Look through any college kid’s kitchen and you are likely to find ramen, Pabst Blue Ribbon and ingredients for PB&J sandwiches. This is due to the fact that most college students are on a tight budget and may not have time to cook.
The obvious truth about buying the cheapest most convenient foods is that they aren’t the best for you.
Since I have been moved out of my parent’s house and started doing my own grocery shopping, I have become increasingly paranoid about what’s going into my body. Research about farms and factories where our food is made has turned me into a food snob.
Here is my reasoning for being paranoid: chicken that is not organic, and non-GMO is pumped with hormones. These hormones are injected into chickens to make them larger in a short amount of time. On top of this, most chicken is pumped with water injections to make the chicken look bigger, but when it’s cooked it shrinks down to its actual size.
In most cases, you won’t be getting all that you pay for. A $5/lb of boneless chicken meat is typically 15 percent chicken broth (water) which means you (the consumer) will only be getting about $4.75 chicken and $0.75 water.
Bovine growth hormone is injected into cows to make them mature faster and produce more milk. BGH produces insulin-like growth factor-1, which increases the risk of some cancers, like colon and breast.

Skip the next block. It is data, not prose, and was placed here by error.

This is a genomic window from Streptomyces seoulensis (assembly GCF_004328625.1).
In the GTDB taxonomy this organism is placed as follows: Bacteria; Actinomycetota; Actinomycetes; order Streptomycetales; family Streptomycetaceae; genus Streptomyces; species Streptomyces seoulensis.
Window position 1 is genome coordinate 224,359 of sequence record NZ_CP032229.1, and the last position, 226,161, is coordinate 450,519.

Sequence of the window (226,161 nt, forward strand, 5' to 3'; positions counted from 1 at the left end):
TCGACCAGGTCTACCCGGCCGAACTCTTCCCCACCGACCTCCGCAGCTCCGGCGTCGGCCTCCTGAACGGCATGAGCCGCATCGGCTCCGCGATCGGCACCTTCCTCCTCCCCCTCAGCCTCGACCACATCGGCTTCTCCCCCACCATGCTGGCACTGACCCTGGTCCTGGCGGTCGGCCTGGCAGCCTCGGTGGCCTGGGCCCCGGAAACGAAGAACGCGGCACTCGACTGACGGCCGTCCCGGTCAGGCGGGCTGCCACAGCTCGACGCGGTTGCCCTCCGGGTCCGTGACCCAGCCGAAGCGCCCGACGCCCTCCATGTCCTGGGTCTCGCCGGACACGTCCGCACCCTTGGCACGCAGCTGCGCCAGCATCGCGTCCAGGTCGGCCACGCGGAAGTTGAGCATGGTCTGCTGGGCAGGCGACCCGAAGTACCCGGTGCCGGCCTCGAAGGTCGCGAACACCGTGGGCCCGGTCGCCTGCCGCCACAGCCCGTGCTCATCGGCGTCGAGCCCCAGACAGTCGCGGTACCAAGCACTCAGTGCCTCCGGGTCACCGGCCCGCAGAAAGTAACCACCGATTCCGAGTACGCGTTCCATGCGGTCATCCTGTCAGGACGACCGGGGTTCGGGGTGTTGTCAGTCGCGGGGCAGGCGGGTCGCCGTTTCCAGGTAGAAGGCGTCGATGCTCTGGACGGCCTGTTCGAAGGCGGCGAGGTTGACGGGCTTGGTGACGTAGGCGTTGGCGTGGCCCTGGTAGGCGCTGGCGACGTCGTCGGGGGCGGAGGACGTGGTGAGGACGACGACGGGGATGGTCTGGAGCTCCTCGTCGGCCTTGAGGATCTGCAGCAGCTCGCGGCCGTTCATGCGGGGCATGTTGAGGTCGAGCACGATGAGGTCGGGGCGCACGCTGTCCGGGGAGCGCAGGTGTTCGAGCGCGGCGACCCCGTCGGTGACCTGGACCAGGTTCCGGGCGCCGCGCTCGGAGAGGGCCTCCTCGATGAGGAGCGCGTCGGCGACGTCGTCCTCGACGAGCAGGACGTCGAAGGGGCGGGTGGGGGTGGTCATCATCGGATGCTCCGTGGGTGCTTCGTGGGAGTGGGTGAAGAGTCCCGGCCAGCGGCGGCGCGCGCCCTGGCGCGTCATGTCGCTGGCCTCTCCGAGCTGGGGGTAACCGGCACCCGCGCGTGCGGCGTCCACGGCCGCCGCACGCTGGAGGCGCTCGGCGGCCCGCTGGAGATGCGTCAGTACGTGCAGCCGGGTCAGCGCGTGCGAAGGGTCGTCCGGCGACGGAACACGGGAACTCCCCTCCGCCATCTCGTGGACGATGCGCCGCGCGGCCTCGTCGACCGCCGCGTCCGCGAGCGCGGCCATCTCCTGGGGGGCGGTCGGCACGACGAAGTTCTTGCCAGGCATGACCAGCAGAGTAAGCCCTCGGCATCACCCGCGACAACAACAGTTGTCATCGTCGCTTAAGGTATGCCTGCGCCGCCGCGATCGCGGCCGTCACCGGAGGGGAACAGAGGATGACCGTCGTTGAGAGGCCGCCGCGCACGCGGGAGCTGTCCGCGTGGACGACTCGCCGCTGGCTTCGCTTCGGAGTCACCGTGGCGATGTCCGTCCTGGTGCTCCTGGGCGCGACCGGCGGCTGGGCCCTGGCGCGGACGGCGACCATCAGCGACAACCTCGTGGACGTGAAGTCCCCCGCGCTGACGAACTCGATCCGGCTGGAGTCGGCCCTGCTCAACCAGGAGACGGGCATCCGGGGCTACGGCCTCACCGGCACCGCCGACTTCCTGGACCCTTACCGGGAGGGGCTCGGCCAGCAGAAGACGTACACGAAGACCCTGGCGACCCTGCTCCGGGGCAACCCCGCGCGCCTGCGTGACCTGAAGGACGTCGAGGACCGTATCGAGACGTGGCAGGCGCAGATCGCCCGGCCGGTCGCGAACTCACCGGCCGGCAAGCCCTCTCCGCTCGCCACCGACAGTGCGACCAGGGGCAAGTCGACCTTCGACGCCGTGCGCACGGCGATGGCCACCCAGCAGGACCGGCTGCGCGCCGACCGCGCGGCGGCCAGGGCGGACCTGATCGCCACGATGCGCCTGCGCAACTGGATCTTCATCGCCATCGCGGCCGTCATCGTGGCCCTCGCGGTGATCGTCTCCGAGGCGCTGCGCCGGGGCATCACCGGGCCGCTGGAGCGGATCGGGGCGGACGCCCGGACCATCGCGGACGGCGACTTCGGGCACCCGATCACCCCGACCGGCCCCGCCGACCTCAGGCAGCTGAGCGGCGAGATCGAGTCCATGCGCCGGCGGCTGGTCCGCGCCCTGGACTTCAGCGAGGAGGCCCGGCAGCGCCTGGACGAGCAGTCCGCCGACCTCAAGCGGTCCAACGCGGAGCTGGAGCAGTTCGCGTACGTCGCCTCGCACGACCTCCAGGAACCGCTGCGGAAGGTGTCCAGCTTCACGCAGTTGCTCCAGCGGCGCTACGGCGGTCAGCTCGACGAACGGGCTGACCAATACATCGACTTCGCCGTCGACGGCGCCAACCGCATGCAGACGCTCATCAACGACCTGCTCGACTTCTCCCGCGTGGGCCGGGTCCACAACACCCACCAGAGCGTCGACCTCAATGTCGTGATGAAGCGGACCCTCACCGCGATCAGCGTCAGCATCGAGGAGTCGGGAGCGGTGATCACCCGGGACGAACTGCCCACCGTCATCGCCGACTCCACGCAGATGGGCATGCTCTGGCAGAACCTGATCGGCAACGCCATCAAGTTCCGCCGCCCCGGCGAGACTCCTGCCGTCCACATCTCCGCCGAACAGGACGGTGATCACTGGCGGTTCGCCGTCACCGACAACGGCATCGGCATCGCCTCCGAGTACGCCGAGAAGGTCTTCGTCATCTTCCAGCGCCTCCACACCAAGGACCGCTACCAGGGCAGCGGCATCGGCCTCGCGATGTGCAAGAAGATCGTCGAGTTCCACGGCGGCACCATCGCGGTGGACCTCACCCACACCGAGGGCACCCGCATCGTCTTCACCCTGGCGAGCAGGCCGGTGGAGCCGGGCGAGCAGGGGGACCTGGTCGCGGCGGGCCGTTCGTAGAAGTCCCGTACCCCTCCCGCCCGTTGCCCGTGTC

Eating out is a normal occurrence in college, mostly to the places that give you the most bang for your buck. A lot of my friends love to go to Olive Garden for the buy one pasta get one deal they run seasonally. If you can cook the pasta in the microwave, it’s probably not real food.
Look online and you can find former kitchen employees talking about the quality of food served at chain restaurants. You’ll find admissions that claim that the kitchen in all Applebee’s is allegedly just a line of microwaves. Google ‘confessions of chain restaurant worker.’ I dare you.
It’s not just food, either. Antiperspirant has an aluminum-based compound that plugs sweat ducts and can cause cancer.
Do you see why I’m paranoid now? I love good food and I love cooking, but I refuse to buy cheap groceries. Yes, I am one of those people that buy organic produce and all natural products.
Being on a college student’s budget, it’s not easy to eat well all the time.
Here’s how I do it: I buy my fruits and veggies from Sprouts, my kombucha from Natural Grocers, some meats in bulk from Sam’s and the rest from City Market. Coupons from Sprouts are usually available in the paper and a City Market card helps with fuel points and deals.
Just because you’re a college student doesn’t mean you have to eat like one. Planning out shopping for different products at different places can help your wallet and your body.